Using this as the overall size, crop the entire image.

In this image below, I first sharpened the image to increase the definition of the roughness. I created a New Layer and filled it with black. I then added Noise to the black layer. Filter>Noise>Add Noise. I changed the Layer Blending Mode to Overlay on the Noise layer and reduced the opacity of this layer. It gives an old film camera graininess to the image. I can further age it with torn edges and paper folds, but I think this makes a nice old postcard. Enlarge to see the graininess, but I kinda prefer it without.

Add some text and you have your Greetings From Niagara Falls. The postcard even has that metallic sheen seen on the ‘period’ cards they sell in the gift shops around the Falls.

Just for fun, I left a big fish swimming across the Falls. I wanted to see if anybody noticed.  Because it is distracting from the image, I would have eliminated this if this really was going to be a postcard. Content Aware anyone? I did on it on the GWGT post Monthly Weather Calendar – March 2012.

Easy Photoshop Tip I Promised

If you liked the quick post I did on Garden Walk Garden Talk for Garden Bloggers’ Bloom Day, here is how I did it. The only thing different is I did all the letters in one file, on different layers. Here we just look at one.

First we create a new blank file in Photoshop. My file is 10 inches by 10 inches at 300 ppi. I always start with the resolution higher than I prepare the resulting jpg. It is just a habit, but it is easier to work with. Our next step is to pick a large, bold font. I used Gil Sans Ultra Bold at 800 pt. None of the other character settings matter since you are typing only one capital letter in the text box. The color of the letter is white, so I added a stroke just to see the letter on the white background. The stroke can stay or be turned off after, your choice. I chose D for Donna….

The next step is selecting an image you want to see placed inside the letter. And I like lilies…..

Do whatever you need to the image to make it sharper and cleaner. I did much more than I had to, but wanted to show you in the history panel what I can do to clean up an image.  The next step will amaze you how simple it is.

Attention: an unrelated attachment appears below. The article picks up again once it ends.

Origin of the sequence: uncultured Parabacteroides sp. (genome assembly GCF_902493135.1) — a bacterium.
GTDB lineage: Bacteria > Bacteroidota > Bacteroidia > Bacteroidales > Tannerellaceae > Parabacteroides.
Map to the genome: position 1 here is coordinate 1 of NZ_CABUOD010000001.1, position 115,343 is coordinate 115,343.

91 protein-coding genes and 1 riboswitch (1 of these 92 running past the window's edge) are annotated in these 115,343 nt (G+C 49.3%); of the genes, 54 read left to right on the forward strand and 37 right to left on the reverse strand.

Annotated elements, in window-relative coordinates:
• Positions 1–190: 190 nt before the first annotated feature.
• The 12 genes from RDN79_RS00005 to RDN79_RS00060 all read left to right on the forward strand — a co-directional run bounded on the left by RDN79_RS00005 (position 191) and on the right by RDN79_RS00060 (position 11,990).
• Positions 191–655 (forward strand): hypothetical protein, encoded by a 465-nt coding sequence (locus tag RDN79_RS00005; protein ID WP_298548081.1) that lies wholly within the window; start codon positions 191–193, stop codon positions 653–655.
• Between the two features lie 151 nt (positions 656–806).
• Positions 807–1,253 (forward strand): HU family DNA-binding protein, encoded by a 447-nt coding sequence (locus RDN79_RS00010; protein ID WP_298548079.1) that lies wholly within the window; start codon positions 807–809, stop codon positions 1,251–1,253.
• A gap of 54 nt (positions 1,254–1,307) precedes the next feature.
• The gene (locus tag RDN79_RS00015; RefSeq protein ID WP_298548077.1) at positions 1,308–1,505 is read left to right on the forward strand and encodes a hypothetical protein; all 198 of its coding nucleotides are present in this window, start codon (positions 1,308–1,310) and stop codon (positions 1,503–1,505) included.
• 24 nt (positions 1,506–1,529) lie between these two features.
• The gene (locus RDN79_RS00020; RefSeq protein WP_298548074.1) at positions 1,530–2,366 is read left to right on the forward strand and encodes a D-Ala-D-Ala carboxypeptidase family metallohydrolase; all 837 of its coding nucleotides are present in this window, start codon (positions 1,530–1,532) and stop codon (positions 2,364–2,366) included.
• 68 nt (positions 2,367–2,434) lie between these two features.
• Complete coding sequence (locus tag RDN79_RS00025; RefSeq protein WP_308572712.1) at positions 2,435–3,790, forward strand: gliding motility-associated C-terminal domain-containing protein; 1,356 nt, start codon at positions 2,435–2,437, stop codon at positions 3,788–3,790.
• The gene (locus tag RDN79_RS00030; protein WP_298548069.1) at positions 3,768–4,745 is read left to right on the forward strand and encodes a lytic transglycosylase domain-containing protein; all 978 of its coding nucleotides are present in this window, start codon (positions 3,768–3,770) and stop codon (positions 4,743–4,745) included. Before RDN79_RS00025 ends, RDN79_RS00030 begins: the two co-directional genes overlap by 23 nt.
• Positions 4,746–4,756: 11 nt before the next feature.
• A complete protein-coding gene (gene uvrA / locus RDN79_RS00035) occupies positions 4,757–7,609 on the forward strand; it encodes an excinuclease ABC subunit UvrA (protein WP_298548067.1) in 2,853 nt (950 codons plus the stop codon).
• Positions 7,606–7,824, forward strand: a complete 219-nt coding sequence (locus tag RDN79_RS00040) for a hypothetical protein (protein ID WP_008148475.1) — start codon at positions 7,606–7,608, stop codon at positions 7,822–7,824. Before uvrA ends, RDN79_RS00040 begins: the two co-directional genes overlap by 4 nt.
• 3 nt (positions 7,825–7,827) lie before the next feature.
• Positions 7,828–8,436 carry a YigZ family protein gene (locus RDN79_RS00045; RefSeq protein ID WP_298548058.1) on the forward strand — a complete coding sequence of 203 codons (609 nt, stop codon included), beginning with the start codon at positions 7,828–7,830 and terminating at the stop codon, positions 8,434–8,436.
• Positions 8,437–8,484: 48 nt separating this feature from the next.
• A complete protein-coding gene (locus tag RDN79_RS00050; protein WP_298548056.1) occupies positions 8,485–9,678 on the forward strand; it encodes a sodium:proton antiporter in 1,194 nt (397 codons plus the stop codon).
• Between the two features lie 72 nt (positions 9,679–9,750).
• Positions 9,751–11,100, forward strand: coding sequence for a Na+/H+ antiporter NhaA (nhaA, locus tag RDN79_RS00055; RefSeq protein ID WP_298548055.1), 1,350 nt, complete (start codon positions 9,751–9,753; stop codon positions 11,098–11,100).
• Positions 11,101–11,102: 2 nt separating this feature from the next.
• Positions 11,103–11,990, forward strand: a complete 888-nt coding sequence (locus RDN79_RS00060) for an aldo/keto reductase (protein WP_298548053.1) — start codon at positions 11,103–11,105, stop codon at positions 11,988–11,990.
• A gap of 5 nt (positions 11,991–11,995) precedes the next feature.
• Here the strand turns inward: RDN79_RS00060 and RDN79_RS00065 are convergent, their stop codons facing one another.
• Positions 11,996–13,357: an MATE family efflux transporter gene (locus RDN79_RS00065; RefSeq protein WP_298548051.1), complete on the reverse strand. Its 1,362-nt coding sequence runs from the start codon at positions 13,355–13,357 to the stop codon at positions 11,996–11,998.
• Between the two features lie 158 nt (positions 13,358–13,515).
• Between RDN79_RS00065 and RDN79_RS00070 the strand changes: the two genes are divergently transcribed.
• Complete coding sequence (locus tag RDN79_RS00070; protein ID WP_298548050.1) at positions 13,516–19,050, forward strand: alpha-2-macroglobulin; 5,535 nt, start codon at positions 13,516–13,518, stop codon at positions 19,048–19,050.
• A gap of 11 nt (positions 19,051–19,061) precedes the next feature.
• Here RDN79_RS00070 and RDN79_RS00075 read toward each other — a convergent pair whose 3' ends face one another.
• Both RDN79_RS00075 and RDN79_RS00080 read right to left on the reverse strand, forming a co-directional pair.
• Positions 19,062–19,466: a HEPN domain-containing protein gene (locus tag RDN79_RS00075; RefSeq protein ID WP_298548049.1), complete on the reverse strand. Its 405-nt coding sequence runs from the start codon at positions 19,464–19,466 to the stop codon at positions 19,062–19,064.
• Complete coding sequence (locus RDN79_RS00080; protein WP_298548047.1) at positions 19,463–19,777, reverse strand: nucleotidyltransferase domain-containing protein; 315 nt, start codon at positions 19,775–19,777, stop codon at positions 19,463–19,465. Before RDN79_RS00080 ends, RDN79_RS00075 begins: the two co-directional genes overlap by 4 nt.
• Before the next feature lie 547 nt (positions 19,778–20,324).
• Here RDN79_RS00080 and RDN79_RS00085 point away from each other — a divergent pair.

Drag your photo into the Photoshop file with the letter. It will be automatically placed above your layer containing the letter D, and this is exactly where we want it. Enlarge the photo to completely cover the letter.

The next thing you do, is go to the layers palette drop down menu, and go to Create Clipping Mask or use the keyboard shortcut option (alt),command (control) G. The image is now clipped inside the layer below.

Since the layers are ‘separate’, you can still move the clipped layer and position it how you think works with your letter.  I chose the selection tool and moved it to the left. Now I prepare it for the web.

Remember, the resolution was 300 ppi. I reduce that to 96 and keep the same 10 inch size. You can reduce this if you are conserving on storage space in your blog .  Next I go to File>Save for Web & Devices, or the shortcut of Shift,Option (alt),Command (control) S. It brings up the options below. Choose a size and click Save.

We can stop here or add the plant name.If you choose to continue, I would add the word Asiatic Lily with the text tool on a curve to name the plant pictured. Do this before saving as a jpg like above. To add the name, I draw a simple curved path with the pen tool.